The elderly man who was rescued after the level crossing barriers at Polegate trapped him, said he was grateful to the two men who helped him.
Earl Collyer, who is known as “the Earl of Polegate” by friends, said the near-miss the afternoon (May 5) was because he did not hear the crossing alarm as the barriers came down.
Mr Collyer, 81, of Dover Road, Polegate, said, “I am not against modern technology, and I see nothing wrong with the gates being computerised.
“But the alarm, you can hardly hear it, and that is the problem. That wants sorting out. Apparently I am not the only person that this has happened to.
“I am very grateful to the two fellas. I saw the barrier going down, and once the first barrier had gone down as I approached it, the second started coming down. They pushed the barrier up and let me through. I thought to myself, I have never been so grateful in all my life.”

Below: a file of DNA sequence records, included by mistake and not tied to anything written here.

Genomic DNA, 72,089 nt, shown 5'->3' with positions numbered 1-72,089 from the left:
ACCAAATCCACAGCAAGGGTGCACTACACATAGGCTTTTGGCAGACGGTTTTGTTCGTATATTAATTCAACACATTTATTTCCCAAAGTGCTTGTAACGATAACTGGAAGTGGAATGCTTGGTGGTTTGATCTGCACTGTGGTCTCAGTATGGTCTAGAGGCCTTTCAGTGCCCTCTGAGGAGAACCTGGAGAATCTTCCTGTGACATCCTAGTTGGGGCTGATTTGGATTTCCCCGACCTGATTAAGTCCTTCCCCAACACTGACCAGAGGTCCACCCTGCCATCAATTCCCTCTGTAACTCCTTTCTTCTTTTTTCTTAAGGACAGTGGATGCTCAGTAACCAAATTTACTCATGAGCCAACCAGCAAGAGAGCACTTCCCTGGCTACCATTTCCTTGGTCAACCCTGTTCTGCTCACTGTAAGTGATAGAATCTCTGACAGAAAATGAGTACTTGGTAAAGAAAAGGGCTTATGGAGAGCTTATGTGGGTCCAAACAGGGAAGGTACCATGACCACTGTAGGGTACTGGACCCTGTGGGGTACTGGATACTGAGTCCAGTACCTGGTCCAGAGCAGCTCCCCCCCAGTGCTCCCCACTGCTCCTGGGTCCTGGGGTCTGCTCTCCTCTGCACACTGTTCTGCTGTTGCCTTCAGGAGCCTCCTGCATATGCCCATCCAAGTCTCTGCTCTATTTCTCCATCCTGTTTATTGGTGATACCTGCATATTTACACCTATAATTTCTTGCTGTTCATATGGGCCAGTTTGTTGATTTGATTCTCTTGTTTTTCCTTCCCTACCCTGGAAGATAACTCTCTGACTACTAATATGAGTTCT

Mr Collyer said he is disabled, and suffers with arthritis, so could not move quickly enough to get past the barriers.
“There’s no way I could run across that crossing and beat the barriers coming down,” he said.
He said something needed to be done about the alarms so that people can hear them, and the same thing does not happen again.
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A Network Rail spokesperson said, “The level crossing at Polegate operates with ‘obstacle detection’ technology which uses radars to detect the presence of any cars, pedestrians, or objects on the crossing.
“Just after 3.50pm on Tuesday, the system detected a pedestrian attempting to cross as the barriers had started to lower. The detection triggered the system to halt the barrier sequence and stop the approaching train from passing through until the crossing was clear.
“Safety is our top priority at level crossings, and we would like to assure people that in this incident, the technology worked as it should to protect them.
“While there was no risk of a train coming through, we do understand that this might have been a unsettling experience for the gentleman involved, and thank the passing members of public for assisting him.
“We are now increasing the volume of the audible warnings and seeing if we can increase the length of the lights sequence, giving pedestrians longer to cross safely.”